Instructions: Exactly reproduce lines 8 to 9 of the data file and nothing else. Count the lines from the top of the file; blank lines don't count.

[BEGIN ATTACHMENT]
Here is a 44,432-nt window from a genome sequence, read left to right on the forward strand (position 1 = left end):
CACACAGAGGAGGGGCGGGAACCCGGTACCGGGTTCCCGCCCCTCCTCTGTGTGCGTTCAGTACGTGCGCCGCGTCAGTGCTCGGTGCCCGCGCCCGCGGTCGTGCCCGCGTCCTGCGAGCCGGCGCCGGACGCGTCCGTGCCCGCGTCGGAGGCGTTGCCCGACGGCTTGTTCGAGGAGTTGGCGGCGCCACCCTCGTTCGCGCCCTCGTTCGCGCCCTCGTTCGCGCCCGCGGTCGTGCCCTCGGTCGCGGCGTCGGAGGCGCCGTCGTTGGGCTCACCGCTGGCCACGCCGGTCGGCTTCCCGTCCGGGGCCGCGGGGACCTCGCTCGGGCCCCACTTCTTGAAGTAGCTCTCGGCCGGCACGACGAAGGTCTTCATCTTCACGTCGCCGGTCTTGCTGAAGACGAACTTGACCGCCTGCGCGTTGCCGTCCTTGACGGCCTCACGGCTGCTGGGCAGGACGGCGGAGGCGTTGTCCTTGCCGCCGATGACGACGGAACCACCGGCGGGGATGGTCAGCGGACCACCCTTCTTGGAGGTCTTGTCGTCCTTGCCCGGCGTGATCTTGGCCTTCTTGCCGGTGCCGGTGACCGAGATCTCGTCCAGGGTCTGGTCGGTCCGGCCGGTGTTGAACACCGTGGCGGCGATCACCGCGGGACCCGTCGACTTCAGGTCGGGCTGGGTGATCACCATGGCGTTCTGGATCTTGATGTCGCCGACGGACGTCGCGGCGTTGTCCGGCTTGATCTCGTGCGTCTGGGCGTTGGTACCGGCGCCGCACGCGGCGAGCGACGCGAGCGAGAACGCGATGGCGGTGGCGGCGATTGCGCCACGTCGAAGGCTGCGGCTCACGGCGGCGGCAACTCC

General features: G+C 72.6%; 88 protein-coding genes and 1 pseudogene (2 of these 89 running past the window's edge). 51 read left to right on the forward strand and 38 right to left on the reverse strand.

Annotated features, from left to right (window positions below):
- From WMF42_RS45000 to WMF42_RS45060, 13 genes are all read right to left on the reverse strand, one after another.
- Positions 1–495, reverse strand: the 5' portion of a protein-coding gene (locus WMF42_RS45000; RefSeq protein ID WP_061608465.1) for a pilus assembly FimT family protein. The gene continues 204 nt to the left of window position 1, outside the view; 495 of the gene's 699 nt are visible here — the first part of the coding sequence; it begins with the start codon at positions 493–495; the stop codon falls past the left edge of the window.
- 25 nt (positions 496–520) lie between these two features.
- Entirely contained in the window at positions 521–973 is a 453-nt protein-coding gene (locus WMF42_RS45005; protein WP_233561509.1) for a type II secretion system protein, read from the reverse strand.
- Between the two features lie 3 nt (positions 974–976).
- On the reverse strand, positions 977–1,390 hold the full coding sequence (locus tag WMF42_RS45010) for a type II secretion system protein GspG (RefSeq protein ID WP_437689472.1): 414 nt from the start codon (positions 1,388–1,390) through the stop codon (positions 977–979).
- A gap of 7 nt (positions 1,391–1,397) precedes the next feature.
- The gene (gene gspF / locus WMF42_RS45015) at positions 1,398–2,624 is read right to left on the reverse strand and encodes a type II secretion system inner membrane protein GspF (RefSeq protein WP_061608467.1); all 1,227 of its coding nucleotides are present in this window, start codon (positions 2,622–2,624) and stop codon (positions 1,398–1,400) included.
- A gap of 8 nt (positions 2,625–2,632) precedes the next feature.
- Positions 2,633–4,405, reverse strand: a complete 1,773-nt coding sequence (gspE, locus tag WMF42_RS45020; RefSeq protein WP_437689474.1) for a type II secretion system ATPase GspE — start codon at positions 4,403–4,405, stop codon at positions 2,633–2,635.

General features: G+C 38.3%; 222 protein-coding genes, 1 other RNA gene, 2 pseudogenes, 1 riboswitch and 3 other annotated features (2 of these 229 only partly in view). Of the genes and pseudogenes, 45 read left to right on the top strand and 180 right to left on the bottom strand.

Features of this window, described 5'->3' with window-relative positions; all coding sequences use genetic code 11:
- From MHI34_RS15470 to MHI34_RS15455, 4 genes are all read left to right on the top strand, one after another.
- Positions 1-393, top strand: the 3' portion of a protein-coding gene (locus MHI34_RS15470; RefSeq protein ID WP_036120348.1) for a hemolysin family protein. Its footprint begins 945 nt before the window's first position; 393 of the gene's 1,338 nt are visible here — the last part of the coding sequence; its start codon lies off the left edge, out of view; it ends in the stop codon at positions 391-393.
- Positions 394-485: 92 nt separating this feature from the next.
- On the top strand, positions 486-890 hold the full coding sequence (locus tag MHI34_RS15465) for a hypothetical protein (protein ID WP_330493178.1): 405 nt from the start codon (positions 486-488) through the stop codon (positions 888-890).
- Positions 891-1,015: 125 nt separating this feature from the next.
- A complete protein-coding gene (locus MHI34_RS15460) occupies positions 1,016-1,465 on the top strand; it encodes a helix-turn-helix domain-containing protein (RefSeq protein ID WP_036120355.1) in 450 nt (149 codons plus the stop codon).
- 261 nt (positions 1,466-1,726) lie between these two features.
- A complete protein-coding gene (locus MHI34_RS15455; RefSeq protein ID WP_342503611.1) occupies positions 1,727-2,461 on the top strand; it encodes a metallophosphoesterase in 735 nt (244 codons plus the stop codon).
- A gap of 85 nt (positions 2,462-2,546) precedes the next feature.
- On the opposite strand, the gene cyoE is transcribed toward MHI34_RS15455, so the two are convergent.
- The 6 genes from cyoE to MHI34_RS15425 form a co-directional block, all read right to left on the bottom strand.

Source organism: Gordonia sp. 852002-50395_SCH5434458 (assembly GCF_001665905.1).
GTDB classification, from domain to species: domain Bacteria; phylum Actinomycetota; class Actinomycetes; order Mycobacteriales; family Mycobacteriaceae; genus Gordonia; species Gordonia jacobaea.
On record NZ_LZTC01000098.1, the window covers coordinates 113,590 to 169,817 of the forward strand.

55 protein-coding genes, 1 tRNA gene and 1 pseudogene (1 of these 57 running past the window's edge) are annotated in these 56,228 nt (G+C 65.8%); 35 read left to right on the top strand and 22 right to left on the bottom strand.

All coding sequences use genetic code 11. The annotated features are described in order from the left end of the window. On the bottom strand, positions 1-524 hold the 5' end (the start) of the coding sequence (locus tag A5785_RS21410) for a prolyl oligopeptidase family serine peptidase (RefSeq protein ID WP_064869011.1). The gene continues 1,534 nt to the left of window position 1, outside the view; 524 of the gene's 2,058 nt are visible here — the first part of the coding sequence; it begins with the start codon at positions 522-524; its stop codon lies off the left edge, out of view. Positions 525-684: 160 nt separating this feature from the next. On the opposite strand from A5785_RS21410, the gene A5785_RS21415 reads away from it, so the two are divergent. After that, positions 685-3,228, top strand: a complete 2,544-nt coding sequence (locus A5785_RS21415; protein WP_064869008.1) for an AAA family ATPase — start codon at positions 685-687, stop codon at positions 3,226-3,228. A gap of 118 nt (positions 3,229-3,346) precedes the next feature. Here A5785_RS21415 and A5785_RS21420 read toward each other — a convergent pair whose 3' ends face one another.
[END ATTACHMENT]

- Entirely contained in the window at positions 521–973 is a 453-nt protein-coding gene (locus WMF42_RS45005; protein WP_233561509.1) for a type II secretion system protein, read from the reverse strand.
- Between the two features lie 3 nt (positions 974–976).